“Internal audit is a dynamic profession involved in helping organizations achieves their objectives. It is concerned with evaluating and improving the effectiveness of risk management, control and governance processes in an organization.
Internal Audit Procedures
Internal audits may take place on a daily, weekly, monthly or annual basis. Some departments may be audited more frequently than others. For example, a manufacturing process may be audited on a daily basis for quality control, while the human resources department might only be audited once a year. Audits may be scheduled, to give managers time to prepare the required documents and information, or they may be a surprise, if unethical or illegal activity is suspected.
Assessment techniques ensure an internal auditor completely understands internal control procedures, and whether employees are complying with internal control directives. To avoid disrupting the daily workflow, auditors begin with indirect assessment techniques, such as reviewing flowcharts, manuals, departmental control policies or other existing documentation, or they may trace specific audit trails from start to finish. They may also conduct interviews with staff, if document reviews or audit trails do not fully answer their questions.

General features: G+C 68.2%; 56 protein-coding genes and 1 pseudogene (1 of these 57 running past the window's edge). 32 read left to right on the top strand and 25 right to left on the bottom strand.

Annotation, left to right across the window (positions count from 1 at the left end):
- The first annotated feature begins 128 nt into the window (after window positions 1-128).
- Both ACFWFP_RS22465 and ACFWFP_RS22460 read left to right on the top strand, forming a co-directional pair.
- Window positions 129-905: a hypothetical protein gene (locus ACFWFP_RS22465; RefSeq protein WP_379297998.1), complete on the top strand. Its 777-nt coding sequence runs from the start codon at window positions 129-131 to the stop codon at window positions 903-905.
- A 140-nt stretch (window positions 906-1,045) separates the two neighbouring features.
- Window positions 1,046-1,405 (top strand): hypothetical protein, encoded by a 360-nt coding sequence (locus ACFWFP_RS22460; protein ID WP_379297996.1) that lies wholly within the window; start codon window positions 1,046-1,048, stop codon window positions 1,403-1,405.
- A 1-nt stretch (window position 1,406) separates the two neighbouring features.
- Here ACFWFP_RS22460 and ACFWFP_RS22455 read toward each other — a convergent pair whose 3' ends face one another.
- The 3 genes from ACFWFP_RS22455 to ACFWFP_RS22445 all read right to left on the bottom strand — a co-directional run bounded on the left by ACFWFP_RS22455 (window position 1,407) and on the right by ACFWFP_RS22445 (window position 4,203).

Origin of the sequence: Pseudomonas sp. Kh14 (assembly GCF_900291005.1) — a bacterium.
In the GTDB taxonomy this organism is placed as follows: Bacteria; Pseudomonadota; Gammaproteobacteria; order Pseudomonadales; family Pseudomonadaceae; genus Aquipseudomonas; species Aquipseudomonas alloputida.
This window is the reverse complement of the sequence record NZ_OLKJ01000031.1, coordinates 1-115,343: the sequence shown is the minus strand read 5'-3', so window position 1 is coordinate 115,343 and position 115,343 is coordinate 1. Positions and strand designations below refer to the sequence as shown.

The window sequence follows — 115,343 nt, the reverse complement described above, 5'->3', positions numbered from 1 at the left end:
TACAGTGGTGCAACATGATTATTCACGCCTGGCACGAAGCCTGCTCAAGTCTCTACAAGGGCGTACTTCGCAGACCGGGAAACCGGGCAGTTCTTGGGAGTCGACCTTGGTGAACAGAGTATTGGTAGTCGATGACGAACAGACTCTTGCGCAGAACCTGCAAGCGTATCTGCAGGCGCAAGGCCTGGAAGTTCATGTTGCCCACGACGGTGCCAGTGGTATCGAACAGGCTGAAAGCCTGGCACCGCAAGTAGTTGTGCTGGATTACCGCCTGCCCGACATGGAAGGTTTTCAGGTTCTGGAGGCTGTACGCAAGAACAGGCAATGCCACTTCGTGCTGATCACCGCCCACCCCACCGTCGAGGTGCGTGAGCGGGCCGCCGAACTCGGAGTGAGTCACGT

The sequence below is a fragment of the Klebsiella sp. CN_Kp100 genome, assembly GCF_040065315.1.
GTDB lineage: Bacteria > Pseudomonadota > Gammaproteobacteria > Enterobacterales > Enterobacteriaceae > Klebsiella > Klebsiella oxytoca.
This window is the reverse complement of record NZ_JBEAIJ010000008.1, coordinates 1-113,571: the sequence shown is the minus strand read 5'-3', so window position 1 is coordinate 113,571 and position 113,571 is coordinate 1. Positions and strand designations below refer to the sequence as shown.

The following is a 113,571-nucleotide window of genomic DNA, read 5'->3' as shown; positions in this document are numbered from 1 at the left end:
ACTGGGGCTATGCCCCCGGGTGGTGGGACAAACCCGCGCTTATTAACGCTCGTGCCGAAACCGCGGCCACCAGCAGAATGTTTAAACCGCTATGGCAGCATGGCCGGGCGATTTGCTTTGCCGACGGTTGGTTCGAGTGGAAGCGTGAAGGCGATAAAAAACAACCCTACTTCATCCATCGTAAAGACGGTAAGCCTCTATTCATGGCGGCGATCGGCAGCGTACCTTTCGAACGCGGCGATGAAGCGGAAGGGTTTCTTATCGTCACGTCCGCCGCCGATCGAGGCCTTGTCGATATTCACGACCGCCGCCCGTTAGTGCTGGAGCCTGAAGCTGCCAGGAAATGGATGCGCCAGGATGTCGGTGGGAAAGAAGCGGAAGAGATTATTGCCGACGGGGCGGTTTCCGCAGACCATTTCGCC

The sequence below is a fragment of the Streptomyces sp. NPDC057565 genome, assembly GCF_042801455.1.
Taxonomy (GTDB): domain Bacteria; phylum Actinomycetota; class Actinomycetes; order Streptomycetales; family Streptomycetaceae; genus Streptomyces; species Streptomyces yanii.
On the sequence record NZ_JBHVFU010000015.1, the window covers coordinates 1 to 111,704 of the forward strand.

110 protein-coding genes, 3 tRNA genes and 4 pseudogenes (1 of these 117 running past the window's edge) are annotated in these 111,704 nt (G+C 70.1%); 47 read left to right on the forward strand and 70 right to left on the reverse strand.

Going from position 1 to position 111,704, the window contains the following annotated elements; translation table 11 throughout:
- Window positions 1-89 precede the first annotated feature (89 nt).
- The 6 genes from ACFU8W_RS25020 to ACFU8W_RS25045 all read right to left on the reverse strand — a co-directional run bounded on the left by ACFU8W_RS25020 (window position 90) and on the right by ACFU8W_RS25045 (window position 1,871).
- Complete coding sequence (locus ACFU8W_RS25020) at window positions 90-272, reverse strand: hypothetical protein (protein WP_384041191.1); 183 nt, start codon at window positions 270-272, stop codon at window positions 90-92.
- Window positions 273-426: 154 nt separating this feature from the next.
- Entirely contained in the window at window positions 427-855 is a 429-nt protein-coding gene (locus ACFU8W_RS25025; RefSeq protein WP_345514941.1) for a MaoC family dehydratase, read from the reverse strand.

Auditing procedures include transaction matching, physical inventory count, audit trail calculations and account reconciliation as is required by law. Analysis techniques may test random data or target specific data, if an auditor believes an internal control process needs to be improved.
Internal audit reporting always includes a formal report and may include a preliminary or memo-style interim report. An interim report typically includes sensitive or significant results the auditor thinks the board of directors needs to know right away. The final report includes a summary of the procedures and techniques used for completing the audit, a description of audit findings and suggestions for improvements to internal controls and control procedures.